Screwed up eating

These days it’s a rare week when food, eating and weight are out of the headlines (quite aside from the cover of Heat magazine). If it’s not the obesity crisis bringing the NHS to its podgy knees it’s competitive undereaters starving themselves at the country’s top independent schools.

Last week was Eating Disorders Awareness Week, a campaign championed by a charity close to my heart called Beat. In spite of the recent media coverage of teenage girls developing anorexia the campaign was not widely publicised – I only knew about it through my personal support of the organisation.

I wonder if part of the reason for this is stigma. Many people I know are loud and proud in their support of other disease prevention causes, like Cancer Research. To acknowledge that you support an eating disorders charity, I would guess, implies that you or someone you know has been affected by an eating disorder. And that feels harder to vocalise than ‘cancer’ or ‘heart disease’.

Beat encouraged its supporters to spread the word about the awareness week through social media and, while I did a quick under-the-radar tweet, I wasn’t quite ready to shout about the great work that they do or even that tackling eating disorders is a really important issue.

Why am I so reticent?

Close friends of mine who have known me for years know that I have struggled with food and body issues for around a decade. It’s not a secret. Nor am I ashamed to say that I asked for help (including from Beat), and that the help I received probably saved my life.

For me, promoting awareness of eating disorders and trying to win the battle against them is paramount for another reason. My younger sister, a high-achieving perfectionist teenager at an all-girls independent school is a prime candidate. She may not have been helped by growing up around a big sister whose mantra was “I’m fat”.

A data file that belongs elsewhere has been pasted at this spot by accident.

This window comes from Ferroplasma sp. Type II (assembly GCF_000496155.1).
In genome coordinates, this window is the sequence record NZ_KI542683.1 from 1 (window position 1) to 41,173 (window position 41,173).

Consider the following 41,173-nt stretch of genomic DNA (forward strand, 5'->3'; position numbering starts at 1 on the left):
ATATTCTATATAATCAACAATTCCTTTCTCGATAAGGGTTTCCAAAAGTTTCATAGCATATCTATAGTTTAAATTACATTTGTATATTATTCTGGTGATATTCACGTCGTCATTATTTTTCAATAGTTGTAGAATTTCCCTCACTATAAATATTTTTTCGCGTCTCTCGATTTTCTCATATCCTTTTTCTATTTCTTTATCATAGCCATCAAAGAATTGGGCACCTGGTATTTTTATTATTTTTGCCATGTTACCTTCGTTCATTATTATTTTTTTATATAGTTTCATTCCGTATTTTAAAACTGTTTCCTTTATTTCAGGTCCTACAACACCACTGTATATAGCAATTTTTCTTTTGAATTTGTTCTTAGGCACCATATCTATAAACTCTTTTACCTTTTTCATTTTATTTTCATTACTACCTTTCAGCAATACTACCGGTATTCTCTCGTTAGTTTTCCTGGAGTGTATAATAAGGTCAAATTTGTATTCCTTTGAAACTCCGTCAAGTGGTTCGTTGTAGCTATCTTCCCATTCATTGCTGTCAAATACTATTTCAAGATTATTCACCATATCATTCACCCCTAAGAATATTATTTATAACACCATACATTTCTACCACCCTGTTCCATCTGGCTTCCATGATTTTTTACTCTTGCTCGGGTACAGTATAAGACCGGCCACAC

I would do anything to protect her from the life-sapping illness of an eating disorder.

It’s important to me that we break down the stigma surrounding eating disorders and start to talk about them in a less secretive, more open way. So I’m speaking out. Spread the word.

One thought on “Screwed up eating

  1. I completely agree with you. I think it’s really important that people feel brave enough to talk and reach out about any emotional issue that is causing them emotional and/or physical distress, and to feel they can do so without judgement. That is why charities such as these are so important, because sometimes telling a friend or relative is too hard. I can also understand what you said about the stigma associated with it, blog posts like this go some way to trying to break that. Thanks for posting xx


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